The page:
A's proposal to base a new typology ''on the morphosyntactic locus of coding of noun categorization devices (together with their scope of categorization, principles of assignment, and the kind of surface realization)'' is supported in this chapter by her discussion of the distribution of different classifier types within the same language. Among the many interesting examples given in this chapter are some from Minangkabau (Western Austronesian), about which A notes, ''A few morphemes can be used both as numeral classifiers and as noun classifiers, with a difference in meaning. Batang, when used as a noun classifier, means 'trees as a class'. As a numeral classifier, it is used to refer to long vertical objects, e.g. trees. As an independent noun, it means 'tree trunk''' (190). Numeral classifiers and noun classifiers can be used in the same noun phrase, but have different meanings.
Example (1), quoted from A (190) but slightly modified for clarity here, has both. (N.B.: NUM.CL = numeral classifier; NOUN.CL = noun classifier)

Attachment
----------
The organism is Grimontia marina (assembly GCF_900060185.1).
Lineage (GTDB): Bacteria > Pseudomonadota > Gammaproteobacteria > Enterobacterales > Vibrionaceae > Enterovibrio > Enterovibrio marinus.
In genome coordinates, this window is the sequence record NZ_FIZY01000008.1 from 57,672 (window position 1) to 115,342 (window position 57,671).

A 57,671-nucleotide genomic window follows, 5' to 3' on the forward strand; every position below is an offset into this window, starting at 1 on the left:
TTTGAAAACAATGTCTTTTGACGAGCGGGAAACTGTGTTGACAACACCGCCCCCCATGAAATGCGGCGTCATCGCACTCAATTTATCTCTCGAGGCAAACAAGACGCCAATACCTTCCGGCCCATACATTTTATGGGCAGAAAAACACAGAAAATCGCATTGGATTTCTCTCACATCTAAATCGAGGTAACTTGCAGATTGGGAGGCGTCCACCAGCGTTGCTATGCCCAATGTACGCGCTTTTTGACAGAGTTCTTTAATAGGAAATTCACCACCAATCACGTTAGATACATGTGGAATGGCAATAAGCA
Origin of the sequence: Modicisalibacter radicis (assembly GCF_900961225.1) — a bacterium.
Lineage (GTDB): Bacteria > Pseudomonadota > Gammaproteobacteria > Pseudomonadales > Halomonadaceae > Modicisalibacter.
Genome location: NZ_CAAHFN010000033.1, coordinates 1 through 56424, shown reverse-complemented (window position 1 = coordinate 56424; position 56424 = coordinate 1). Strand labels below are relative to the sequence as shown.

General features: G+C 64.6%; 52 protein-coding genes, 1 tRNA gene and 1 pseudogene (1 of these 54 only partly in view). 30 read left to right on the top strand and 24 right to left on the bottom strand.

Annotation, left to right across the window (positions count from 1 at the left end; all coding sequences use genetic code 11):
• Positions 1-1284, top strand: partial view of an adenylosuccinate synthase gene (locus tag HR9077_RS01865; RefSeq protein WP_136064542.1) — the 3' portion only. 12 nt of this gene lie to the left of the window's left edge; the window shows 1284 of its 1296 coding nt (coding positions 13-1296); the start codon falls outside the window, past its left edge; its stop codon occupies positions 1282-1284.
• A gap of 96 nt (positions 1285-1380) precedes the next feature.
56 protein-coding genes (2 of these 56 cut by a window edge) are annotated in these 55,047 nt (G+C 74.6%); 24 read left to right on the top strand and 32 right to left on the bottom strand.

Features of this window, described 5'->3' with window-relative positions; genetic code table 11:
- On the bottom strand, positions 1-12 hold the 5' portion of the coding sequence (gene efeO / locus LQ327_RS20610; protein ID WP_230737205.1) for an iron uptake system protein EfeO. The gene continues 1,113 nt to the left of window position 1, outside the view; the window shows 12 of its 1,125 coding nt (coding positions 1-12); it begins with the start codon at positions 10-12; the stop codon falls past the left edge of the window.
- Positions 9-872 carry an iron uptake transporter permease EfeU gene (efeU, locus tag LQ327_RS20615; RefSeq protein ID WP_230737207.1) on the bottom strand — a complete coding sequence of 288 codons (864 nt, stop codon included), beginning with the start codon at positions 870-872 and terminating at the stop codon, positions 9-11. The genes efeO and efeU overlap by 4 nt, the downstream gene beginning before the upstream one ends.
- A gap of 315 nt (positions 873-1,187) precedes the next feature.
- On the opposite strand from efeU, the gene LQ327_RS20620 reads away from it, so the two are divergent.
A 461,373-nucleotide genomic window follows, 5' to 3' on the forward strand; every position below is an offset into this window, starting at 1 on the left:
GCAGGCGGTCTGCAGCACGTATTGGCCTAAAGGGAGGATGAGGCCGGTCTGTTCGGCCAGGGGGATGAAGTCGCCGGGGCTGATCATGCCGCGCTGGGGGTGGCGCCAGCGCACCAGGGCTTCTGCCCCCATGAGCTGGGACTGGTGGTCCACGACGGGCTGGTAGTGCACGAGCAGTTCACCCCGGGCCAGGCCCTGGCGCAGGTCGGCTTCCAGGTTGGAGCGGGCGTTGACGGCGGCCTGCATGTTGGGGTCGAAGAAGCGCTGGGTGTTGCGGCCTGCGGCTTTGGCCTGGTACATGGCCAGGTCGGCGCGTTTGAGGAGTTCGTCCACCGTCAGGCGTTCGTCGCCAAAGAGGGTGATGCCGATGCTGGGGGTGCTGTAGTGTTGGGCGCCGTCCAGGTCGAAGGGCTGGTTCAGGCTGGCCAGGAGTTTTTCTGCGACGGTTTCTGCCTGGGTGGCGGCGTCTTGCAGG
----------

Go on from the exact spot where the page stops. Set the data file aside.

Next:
This example is of course nearly identical to one of the famous, supposedly stereotypical examples of classifier phrases invented by John Lyons, *three fruit banana = 'three bananas' and *three tree banana = 'three banana trees' (Lyons 1968: 288). A strong point of this chapter is its discussion of Palikur (North Arawak), which has at least five noun classification systems, including genders and several kinds of classifiers (192-198). Chapter 9, on ''multiple classifier languages,'' covers those in which ''the same, or almost the same, set of morphemes can be used in more than one classifier environment'' (204). The above example from Minangkabau also illustrates this situation, but some of the languages discussed in this chapter, especially Baniwa and Tariana (both North Arawak languages), are extremely complex (230-241). Chapter 10 covers the interaction of classifiers with other grammatical categories, including number (243- 252), person (252-255), grammatical function, i.e., ''nominal case (in dependent marking languages)'' or ''verbal cross- referencing (in head-marking languages)'' (255-257), possession (257-259), politeness, where very brief reference is made to distinctions in first and second person pronouns (260-262), declensional classes (262-263), verbal categories (263-265), deictic categories (266), and derivation and the lexicon (266-268).